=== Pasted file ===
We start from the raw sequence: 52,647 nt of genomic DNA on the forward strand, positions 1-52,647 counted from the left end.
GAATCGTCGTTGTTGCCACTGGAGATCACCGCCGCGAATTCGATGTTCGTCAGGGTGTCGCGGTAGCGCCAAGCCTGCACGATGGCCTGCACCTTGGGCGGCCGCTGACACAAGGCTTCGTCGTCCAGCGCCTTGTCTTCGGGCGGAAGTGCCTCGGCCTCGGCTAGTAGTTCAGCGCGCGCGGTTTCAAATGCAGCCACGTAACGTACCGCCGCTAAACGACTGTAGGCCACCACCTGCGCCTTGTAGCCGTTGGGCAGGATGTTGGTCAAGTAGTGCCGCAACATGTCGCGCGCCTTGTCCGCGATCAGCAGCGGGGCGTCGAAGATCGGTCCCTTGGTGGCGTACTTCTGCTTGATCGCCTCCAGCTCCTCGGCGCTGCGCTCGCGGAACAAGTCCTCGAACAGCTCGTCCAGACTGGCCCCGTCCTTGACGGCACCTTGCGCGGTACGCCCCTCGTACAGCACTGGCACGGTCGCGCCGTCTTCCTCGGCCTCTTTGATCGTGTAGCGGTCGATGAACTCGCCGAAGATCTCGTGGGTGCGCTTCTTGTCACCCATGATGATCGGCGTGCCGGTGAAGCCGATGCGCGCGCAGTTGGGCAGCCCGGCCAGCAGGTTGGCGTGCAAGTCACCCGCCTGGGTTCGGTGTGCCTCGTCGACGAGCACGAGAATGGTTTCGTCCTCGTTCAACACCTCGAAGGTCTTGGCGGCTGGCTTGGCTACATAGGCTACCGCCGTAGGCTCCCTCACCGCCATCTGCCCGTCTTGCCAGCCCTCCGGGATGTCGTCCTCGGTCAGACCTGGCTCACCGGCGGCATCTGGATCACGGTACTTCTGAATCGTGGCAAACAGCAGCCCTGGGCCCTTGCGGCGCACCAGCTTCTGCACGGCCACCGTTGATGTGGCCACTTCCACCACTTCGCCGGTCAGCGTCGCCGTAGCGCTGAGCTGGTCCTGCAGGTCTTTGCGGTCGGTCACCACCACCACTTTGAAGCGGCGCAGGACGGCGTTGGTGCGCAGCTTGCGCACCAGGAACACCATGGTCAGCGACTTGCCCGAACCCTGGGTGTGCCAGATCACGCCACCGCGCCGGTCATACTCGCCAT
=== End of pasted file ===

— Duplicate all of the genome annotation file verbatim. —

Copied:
We start from the raw sequence: 52,647 nt of genomic DNA on the forward strand, positions 1-52,647 counted from the left end.
GAATCGTCGTTGTTGCCACTGGAGATCACCGCCGCGAATTCGATGTTCGTCAGGGTGTCGCGGTAGCGCCAAGCCTGCACGATGGCCTGCACCTTGGGCGGCCGCTGACACAAGGCTTCGTCGTCCAGCGCCTTGTCTTCGGGCGGAAGTGCCTCGGCCTCGGCTAGTAGTTCAGCGCGCGCGGTTTCAAATGCAGCCACGTAACGTACCGCCGCTAAACGACTGTAGGCCACCACCTGCGCCTTGTAGCCGTTGGGCAGGATGTTGGTCAAGTAGTGCCGCAACATGTCGCGCGCCTTGTCCGCGATCAGCAGCGGGGCGTCGAAGATCGGTCCCTTGGTGGCGTACTTCTGCTTGATCGCCTCCAGCTCCTCGGCGCTGCGCTCGCGGAACAAGTCCTCGAACAGCTCGTCCAGACTGGCCCCGTCCTTGACGGCACCTTGCGCGGTACGCCCCTCGTACAGCACTGGCACGGTCGCGCCGTCTTCCTCGGCCTCTTTGATCGTGTAGCGGTCGATGAACTCGCCGAAGATCTCGTGGGTGCGCTTCTTGTCACCCATGATGATCGGCGTGCCGGTGAAGCCGATGCGCGCGCAGTTGGGCAGCCCGGCCAGCAGGTTGGCGTGCAAGTCACCCGCCTGGGTTCGGTGTGCCTCGTCGACGAGCACGAGAATGGTTTCGTCCTCGTTCAACACCTCGAAGGTCTTGGCGGCTGGCTTGGCTACATAGGCTACCGCCGTAGGCTCCCTCACCGCCATCTGCCCGTCTTGCCAGCCCTCCGGGATGTCGTCCTCGGTCAGACCTGGCTCACCGGCGGCATCTGGATCACGGTACTTCTGAATCGTGGCAAACAGCAGCCCTGGGCCCTTGCGGCGCACCAGCTTCTGCACGGCCACCGTTGATGTGGCCACTTCCACCACTTCGCCGGTCAGCGTCGCCGTAGCGCTGAGCTGGTCCTGCAGGTCTTTGCGGTCGGTCACCACCACCACTTTGAAGCGGCGCAGGACGGCGTTGGTGCGCAGCTTGCGCACCAGGAACACCATGGTCAGCGACTTGCCCGAACCCTGGGTGTGCCAGATCACGCCACCGCGCCGGTCATACTCGCCAT